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Five storylines to watch for in Utah’s football spring camp
Spring football » Pay close attention to QB, offensive philosophy and stars returning.

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And they won’t just play fast, they’ll try to play smart.

"There’s no sense in running a fast-paced offense if you’re going three-and-out, but if you focus on getting that first first down and then you allow the tempo to catch up to the defense, that’s where you start making some things happen," Harding said.

At a glance

Utah spring camp

The Utes’ 15-practice camp opens Tuesday. Weather permitting, practices will be held outdoors at the practice field west of the Spence & Cleone Eccles Football Center and at Rice-Eccles Stadium. All practices held outdoors are open to the public. The Utes will scrimmage in Rice-Eccles on April 4 at 4 p.m., April 12 at 10 a.m., and in the Red-White game April 19 at 1 p.m. For more info, visit the team’s website. > utahutes.com

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Back from the sidelines

For a handful of the Utes’ best players, 2013 didn’t count:

• Powerful 6-foot-3 junior receiver Kenneth Scott was expected to provide a sure-handed target to complement Dres Anderson’s speed on the opposite side, but his season ended with a lower-leg injury in the first quarter of the season opener against Utah State.

• Gionni Paul, a junior linebacker transfer from Miami, terrorized the 2013 Utah offense on the scout team. After just six months in Salt Lake, his fellow Utes thought enough of Paul to name him spring captain. "They respond to his leadership," says defensive coordinator Kalani Sitake.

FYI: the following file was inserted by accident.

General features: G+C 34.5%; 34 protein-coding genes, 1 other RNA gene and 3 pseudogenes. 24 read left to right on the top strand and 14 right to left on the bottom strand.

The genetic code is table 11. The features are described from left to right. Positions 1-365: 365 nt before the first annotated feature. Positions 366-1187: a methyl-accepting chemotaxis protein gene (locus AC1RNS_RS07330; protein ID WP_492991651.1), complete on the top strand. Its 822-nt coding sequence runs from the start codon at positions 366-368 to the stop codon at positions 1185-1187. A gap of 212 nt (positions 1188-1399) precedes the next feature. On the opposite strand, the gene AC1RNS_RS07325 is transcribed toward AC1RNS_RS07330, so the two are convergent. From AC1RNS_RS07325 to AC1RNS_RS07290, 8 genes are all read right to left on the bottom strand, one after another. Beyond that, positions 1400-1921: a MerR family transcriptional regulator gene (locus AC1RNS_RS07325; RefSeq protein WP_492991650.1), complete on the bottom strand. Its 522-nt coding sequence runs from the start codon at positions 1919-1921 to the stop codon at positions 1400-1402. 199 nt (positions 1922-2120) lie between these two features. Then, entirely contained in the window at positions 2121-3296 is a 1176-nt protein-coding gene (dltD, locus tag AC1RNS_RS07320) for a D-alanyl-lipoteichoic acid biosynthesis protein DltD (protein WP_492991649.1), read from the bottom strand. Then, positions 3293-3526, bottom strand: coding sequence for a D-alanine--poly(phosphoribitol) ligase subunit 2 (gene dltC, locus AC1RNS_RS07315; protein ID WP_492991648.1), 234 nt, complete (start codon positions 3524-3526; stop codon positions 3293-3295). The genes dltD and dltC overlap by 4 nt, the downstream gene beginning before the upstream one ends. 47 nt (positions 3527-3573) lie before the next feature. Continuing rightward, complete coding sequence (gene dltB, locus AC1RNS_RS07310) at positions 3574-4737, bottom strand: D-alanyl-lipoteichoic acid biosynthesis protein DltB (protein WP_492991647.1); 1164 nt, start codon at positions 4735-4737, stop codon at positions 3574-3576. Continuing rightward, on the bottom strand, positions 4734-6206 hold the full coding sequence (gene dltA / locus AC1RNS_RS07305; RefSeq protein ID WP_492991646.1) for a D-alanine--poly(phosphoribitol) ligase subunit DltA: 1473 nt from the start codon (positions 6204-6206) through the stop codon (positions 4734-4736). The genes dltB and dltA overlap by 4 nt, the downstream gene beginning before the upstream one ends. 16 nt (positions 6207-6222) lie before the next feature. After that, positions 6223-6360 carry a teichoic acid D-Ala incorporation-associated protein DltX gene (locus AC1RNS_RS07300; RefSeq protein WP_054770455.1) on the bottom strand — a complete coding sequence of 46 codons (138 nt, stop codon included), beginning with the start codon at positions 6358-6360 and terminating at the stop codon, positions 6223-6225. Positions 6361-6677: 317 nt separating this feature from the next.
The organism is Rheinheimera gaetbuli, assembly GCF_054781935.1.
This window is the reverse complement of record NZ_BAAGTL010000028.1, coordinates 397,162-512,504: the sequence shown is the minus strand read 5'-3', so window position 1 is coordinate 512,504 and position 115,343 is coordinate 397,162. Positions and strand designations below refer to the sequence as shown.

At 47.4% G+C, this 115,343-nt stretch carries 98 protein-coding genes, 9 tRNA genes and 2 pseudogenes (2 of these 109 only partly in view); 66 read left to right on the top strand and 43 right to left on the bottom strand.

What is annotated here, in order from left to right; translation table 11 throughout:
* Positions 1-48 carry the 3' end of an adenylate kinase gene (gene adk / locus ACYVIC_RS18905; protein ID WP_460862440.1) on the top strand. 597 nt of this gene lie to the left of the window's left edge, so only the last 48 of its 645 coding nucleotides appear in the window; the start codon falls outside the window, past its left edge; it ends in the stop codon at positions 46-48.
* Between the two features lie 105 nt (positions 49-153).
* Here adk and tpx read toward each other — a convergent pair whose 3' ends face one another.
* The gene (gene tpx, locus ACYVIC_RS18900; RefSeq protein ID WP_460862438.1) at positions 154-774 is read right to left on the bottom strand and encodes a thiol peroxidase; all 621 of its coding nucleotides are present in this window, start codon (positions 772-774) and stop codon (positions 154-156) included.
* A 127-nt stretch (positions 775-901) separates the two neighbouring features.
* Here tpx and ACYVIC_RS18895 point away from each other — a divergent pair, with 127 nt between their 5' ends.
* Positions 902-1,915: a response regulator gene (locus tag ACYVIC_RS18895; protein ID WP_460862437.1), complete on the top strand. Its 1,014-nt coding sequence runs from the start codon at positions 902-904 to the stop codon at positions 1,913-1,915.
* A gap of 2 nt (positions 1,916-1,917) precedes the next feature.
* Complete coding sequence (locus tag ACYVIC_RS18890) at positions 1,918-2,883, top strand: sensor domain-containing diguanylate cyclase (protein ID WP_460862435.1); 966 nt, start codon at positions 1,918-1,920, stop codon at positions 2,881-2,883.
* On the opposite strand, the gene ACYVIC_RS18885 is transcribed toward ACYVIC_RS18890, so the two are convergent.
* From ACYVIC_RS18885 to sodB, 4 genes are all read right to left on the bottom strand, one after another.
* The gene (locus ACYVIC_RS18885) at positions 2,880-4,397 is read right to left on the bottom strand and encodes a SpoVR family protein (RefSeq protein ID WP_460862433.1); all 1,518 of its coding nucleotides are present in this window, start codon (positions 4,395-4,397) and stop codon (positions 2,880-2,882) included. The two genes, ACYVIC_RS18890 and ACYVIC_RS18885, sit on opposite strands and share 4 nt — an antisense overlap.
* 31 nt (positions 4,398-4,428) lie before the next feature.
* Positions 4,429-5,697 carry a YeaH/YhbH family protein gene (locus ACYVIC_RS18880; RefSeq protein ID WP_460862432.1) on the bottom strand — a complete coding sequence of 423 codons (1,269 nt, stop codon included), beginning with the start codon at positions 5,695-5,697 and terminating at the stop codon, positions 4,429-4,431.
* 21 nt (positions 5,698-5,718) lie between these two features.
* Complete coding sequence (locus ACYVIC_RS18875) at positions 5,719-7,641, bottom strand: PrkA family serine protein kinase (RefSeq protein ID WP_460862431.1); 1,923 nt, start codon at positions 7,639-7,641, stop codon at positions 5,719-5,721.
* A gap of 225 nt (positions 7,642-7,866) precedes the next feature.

• Wherever he plays, 35-game veteran Brian Blechen is a "big-time playmaker," says Sitake. After receiving a medical redshirt last season for tendonitis in his knee, the onetime linebacker will mostly likely stick at strong safety.

• You may not know much about Stevie Tu’ikolovatu, but that’s only because the sophomore defensive tackle was injured last fall camp: The 320-pounder was slated to start at nose guard. Sitake says that in Tu’ikolovatu — expected to return this fall — he sees shades of Star Lotulelei.

• Another relative unknown who was dominant on the scout team is Utah State transfer Jason Fanaika, a junior defensive end/tackle hybrid who coaches expect to compete for a starting job.

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Youth movements

Former Brighton standout Jackson Barton, one of the top-rated recruits in school history, may well become Utah’s second true freshman starting tackle in three years.

"He came in in great shape," said Christensen. "He’s a big, long athlete, which is what we really like up front."

Another Brighton alum, sophomore linebacker Uaea Masina, has a fan in Sitake. Even with proven starters at linebacker like Jared Norris, Jason Whittingham and Jacoby Hale — and with Paul joining the fray — Sitake said that it’s too soon to count out Masina for playing time this fall.

Also, Ute coaches have preached the value of team speed, and dart-like redshirt freshman Troy McCormick could snag some playing time at running back behind starter Bubba Poole while Lucky Radley rehabilitates from injury.

Making the switch

Junior C.J. Poutasi is penciled in at left guard on the Utes’ spring roster, after playing left tackle last season and right tackle as a freshman. Poutasi has impressed Harding with his commitment — losing 15 pounds in less than a month since he was asked to trim down.

"That, I think — especially with how highly thought of that kid was coming out of high school and how well he played as a true freshman — for him to say ‘I see where you’re coming from’ and to buy in, I think is a good reflection," he said.

Christensen will shuffle the line until he finds the best five guys, he said. The only lock may be right guard and leader-of-few-words Junior Salt, a senior.

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